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How Do You Get Enough Protein on a Vegan Diet?
August 13, 2019
Because the main sources of protein are provided by animal sources, there is a misconception that those on a vegan diet may not get enough.
How much protein should we be eating?
Besides water, protein is the most abundant molecule in the body. It is a major structural component of every cell, particularly muscle, hair and skin. The reference nutrient intake (RNI) of protein for an adult is 0.75g of protein per kilogram of body weight per day. Based on this figure, this amount equates to approximately 56g/day for men and 45g/day for women, aged between 19 and 50.
Although, the main sources of energy for the body are carbohydrates and fats, protein can also be used as an energy source if it is consumed in excess.
Foods which are good sources of protein include:
- Nuts and sees
Most of these protein sources are animal derived and so for groups such as vegans it is vital they get their protein from other sources.
Good sources of vegan-friendly protein
If you are following a vegan diet, you will need to find alternative protein sources. According to The Vegan Society, plant foods can be good sources of protein, such as:
- Soya alternatives to dairy products
- Cashew nuts
Proteins are made up of amino acids which are arranged in long chains. There are approximately 20 amino acids which are found in plant and animal proteins. Eight of these must be brought into the body via the diet and are known as essential amino acids. The other 12 amino acids are non-essential because the body can produce these itself and so they do not need to be acquired through the diet.
The complementary action of proteins is an important mechanism for vegans and vegetarians. So, for example, when we eat two foods containing protein, the amino acids contained in one food may compensate for the limiting effects of the other. Therefore, if a vegan or vegetarian eats a variety of plant proteins then it is thought the benefits of this should be no different to an individual whose protein comes from animal-derived sources.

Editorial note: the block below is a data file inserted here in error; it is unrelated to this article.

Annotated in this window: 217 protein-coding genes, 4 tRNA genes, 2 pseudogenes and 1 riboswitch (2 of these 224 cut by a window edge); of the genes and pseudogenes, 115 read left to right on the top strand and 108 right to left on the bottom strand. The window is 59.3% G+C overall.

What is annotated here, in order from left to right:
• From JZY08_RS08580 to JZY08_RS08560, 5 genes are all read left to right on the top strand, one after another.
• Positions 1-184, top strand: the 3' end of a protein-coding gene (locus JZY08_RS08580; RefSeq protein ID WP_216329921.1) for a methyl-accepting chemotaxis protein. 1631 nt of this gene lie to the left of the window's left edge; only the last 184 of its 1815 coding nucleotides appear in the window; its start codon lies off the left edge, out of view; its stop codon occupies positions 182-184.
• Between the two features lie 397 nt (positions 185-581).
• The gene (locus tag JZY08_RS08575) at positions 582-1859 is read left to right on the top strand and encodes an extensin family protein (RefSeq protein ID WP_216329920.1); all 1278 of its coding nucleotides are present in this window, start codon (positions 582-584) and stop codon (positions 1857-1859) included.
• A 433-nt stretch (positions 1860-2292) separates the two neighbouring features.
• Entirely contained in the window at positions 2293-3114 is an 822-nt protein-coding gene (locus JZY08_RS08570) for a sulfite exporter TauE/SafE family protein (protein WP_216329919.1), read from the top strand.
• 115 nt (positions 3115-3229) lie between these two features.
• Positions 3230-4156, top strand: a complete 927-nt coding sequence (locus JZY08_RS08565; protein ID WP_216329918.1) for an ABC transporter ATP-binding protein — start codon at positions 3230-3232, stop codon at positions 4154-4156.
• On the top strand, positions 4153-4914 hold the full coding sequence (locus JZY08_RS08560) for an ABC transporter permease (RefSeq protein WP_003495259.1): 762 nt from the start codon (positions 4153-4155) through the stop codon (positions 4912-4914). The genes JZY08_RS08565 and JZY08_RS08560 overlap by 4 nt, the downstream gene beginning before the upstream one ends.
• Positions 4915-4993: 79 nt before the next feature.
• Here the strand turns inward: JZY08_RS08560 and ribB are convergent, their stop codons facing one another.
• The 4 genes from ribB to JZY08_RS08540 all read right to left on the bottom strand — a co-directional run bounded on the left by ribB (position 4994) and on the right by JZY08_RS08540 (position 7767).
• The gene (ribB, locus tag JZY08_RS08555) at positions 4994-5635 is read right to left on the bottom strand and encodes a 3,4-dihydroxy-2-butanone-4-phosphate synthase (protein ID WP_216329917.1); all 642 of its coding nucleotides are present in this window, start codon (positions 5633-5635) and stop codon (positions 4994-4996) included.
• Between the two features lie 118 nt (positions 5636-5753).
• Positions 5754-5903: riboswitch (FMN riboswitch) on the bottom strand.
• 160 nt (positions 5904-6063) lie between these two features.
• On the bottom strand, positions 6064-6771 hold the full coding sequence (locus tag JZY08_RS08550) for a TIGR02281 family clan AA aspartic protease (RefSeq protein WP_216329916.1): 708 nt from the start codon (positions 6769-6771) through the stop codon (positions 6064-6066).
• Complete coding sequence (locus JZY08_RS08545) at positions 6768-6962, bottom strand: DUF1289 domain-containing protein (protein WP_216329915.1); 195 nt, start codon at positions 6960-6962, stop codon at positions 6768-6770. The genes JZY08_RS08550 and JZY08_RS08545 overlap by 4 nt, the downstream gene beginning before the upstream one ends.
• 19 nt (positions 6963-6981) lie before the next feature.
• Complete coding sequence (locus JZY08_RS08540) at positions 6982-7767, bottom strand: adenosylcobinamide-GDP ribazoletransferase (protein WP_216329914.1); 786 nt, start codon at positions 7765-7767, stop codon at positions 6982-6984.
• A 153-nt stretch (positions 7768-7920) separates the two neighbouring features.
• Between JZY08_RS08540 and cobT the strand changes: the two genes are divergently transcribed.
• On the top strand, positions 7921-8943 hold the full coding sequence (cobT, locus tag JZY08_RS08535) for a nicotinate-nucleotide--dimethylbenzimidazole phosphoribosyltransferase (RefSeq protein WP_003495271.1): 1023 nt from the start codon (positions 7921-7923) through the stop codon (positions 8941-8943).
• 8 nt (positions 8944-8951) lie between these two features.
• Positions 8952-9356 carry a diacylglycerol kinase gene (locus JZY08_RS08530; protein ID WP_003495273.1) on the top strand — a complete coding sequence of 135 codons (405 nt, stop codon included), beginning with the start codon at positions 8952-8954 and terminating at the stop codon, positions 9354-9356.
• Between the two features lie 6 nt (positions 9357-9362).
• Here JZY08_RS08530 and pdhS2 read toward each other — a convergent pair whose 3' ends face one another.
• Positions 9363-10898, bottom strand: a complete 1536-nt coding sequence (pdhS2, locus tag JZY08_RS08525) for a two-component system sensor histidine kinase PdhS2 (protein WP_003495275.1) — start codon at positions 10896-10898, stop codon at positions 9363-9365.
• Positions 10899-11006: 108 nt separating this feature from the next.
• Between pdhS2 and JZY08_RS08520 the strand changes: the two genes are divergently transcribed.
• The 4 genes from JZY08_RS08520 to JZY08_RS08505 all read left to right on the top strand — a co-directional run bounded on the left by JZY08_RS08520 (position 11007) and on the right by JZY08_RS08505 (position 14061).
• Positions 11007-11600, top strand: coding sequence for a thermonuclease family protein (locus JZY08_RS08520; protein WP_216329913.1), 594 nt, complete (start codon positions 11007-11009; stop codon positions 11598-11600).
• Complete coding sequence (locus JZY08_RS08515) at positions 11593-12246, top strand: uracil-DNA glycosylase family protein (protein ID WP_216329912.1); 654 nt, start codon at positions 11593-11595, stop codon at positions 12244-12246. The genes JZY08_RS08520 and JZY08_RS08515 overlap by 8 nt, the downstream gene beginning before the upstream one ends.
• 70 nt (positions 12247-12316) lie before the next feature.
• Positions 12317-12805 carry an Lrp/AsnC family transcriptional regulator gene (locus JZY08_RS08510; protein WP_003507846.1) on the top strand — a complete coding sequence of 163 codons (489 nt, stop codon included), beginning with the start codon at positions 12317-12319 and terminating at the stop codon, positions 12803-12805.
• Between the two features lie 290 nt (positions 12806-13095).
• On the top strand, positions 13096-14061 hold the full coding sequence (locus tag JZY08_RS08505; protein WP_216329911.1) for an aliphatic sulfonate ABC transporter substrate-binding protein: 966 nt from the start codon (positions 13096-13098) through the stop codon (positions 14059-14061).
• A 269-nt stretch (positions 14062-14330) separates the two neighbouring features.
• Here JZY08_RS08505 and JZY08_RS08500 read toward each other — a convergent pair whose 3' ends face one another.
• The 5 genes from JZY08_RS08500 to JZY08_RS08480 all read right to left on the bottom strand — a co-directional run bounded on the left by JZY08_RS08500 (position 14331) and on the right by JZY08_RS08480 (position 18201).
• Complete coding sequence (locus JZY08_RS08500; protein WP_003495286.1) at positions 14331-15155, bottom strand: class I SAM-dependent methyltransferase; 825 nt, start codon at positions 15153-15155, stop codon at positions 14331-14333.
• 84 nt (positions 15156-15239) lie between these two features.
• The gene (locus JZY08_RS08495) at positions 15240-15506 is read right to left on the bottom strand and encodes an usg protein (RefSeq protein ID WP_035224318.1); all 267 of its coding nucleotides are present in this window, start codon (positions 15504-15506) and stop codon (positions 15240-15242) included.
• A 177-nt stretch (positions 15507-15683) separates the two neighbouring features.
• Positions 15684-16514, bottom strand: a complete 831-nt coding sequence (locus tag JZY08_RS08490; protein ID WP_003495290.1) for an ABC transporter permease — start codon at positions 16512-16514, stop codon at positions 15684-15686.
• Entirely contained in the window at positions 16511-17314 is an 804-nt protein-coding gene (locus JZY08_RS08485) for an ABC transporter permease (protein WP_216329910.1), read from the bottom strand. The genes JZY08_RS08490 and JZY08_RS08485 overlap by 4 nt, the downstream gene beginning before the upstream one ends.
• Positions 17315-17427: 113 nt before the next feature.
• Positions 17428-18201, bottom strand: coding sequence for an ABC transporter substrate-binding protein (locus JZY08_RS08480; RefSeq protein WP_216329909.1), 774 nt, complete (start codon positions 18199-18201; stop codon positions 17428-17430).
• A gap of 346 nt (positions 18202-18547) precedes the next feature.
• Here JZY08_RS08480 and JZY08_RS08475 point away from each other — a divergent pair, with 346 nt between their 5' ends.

“People are often surprised to learn how easy it is to get enough protein from plant foods. They can provide all the essential protein building blocks that we call amino acids. Balanced diets feature good sources of protein in most meals. Plant-based options include beans, lentils, chickpeas, soya products, peanut butter, cashew nuts and pumpkin seeds”, says Heather Russell, dietitian from The Vegan Society.
Tofu, also known as bean curd, is a soy-based food and a meat-free alternative. Tofu is an excellent source of nutrients including the building blocks of proteins, amino acids.
Even though tofu has a reputation for being bland, it is a versatile meat-free option which complements many dishes. Plus, many of the major brands of tofu and other soy-based products are fortified with many other nutrient’s vegans need such as calcium, iron and vitamin B12.
Whole grains are also a good source of protein. One of the best sources is quinoa because it contains all of the essential amino acids the body requires. One cup of cooked quinoa provides 18 grams of protein and it is also high in fibre which is good for the digestive system.
Nuts are a good source of protein in a vegan diet, particularly peanuts and cashew nuts. Peanuts are in fact a legume and contain the highest amount of protein than any other nut. Because peanuts contain plant protein, they also contain good amounts of fibre and other important nutrients. Cashew nuts and walnuts are also a good source of protein.
You don’t just have to eat a handful of plain peanuts. Instead, you can try things like peanut butter or add peanuts to your cooking. Do not eat nuts if you have a nut allergy!
There are also protein powder supplements available. However, it is best to check the labels to make sure they are suitable for vegans.
The Vegan Society advises that meals should contain good sources of vegan protein like beans, tofu and chickpeas. If you eat a good range of protein-rich foods, there is no reason for you to not be able to get enough in your diet. Plus, many of the plant-based proteins are also rich in many other vital nutrients.
To check you are not deficient in key nutrients, check your levels at home using our Nutricheck home finger-prick blood test. It’s that simple.
Forth’s at-home blood tests use a simple pin-prick blood test to check if your levels are in the right range. After taking the test, just send your sample off to the laboratory for analysis, and get your results on your own personalised dashboard within 24-48 hrs.
Once you get your results you can see how your numbers compare to others in your age group, with each biomarker explained in simple terms. If your levels are too low, one of Forth’s UK registered doctors will review you results and provide expert comment on the action you can take.
- The Vegan Society. (2017). Protein. Available at: https://www.vegansociety.com/sites/default/files/Protein_0.pdf
- British Nutrition Foundation. (2018). Protein. Available at: https://www.nutrition.org.uk/nutritionscience/nutrients-food-and-ingredients/protein.html?start=3
- Richter, C, K et al. (2015). Plant Protein and Animal Proteins: Do They Differentially Affect Cardiovascular Disease Risk? Adv Nutr:6, pp 712-28.
This information has been medically reviewed by Dr Thom Phillips
Thom works in NHS general practice and has a decade of experience working in both male and female elite sport. He has a background in exercise physiology and has published research into fatigue biomarkers.
Dr Thom Phillips
Head of clinical services
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